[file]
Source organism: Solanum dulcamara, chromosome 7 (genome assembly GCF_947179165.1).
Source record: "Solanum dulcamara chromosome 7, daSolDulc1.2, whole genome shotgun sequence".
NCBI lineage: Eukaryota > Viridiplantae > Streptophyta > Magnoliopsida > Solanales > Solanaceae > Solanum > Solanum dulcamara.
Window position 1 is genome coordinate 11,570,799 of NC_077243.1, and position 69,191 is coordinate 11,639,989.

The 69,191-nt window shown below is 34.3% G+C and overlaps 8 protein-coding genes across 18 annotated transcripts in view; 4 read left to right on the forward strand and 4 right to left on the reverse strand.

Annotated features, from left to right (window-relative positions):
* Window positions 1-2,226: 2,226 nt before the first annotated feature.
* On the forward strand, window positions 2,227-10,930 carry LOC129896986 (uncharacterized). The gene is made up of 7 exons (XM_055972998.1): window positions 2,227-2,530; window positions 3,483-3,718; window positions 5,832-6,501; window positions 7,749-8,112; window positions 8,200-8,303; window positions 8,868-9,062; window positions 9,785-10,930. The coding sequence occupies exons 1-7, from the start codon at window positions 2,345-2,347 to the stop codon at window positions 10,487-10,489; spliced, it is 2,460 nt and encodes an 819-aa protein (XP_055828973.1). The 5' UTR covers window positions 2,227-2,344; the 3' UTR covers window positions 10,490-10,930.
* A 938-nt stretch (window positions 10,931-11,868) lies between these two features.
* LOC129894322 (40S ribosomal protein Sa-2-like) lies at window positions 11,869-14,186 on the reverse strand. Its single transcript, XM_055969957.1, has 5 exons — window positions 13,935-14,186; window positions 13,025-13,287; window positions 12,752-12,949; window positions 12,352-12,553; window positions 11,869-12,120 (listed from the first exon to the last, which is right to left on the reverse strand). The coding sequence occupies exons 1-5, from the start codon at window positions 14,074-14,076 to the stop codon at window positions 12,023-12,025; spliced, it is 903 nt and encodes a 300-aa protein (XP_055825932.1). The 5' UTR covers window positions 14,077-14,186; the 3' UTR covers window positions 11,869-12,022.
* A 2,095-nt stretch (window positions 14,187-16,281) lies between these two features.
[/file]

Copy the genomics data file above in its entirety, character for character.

Source organism: Solanum dulcamara, chromosome 7 (genome assembly GCF_947179165.1).
Source record: "Solanum dulcamara chromosome 7, daSolDulc1.2, whole genome shotgun sequence".
NCBI lineage: Eukaryota > Viridiplantae > Streptophyta > Magnoliopsida > Solanales > Solanaceae > Solanum > Solanum dulcamara.
Window position 1 is genome coordinate 11,570,799 of NC_077243.1, and position 69,191 is coordinate 11,639,989.

The 69,191-nt window shown below is 34.3% G+C and overlaps 8 protein-coding genes across 18 annotated transcripts in view; 4 read left to right on the forward strand and 4 right to left on the reverse strand.

Annotated features, from left to right (window-relative positions):
* Window positions 1-2,226: 2,226 nt before the first annotated feature.
* On the forward strand, window positions 2,227-10,930 carry LOC129896986 (uncharacterized). The gene is made up of 7 exons (XM_055972998.1): window positions 2,227-2,530; window positions 3,483-3,718; window positions 5,832-6,501; window positions 7,749-8,112; window positions 8,200-8,303; window positions 8,868-9,062; window positions 9,785-10,930. The coding sequence occupies exons 1-7, from the start codon at window positions 2,345-2,347 to the stop codon at window positions 10,487-10,489; spliced, it is 2,460 nt and encodes an 819-aa protein (XP_055828973.1). The 5' UTR covers window positions 2,227-2,344; the 3' UTR covers window positions 10,490-10,930.
* A 938-nt stretch (window positions 10,931-11,868) lies between these two features.
* LOC129894322 (40S ribosomal protein Sa-2-like) lies at window positions 11,869-14,186 on the reverse strand. Its single transcript, XM_055969957.1, has 5 exons — window positions 13,935-14,186; window positions 13,025-13,287; window positions 12,752-12,949; window positions 12,352-12,553; window positions 11,869-12,120 (listed from the first exon to the last, which is right to left on the reverse strand). The coding sequence occupies exons 1-5, from the start codon at window positions 14,074-14,076 to the stop codon at window positions 12,023-12,025; spliced, it is 903 nt and encodes a 300-aa protein (XP_055825932.1). The 5' UTR covers window positions 14,077-14,186; the 3' UTR covers window positions 11,869-12,022.
* A 2,095-nt stretch (window positions 14,187-16,281) lies between these two features.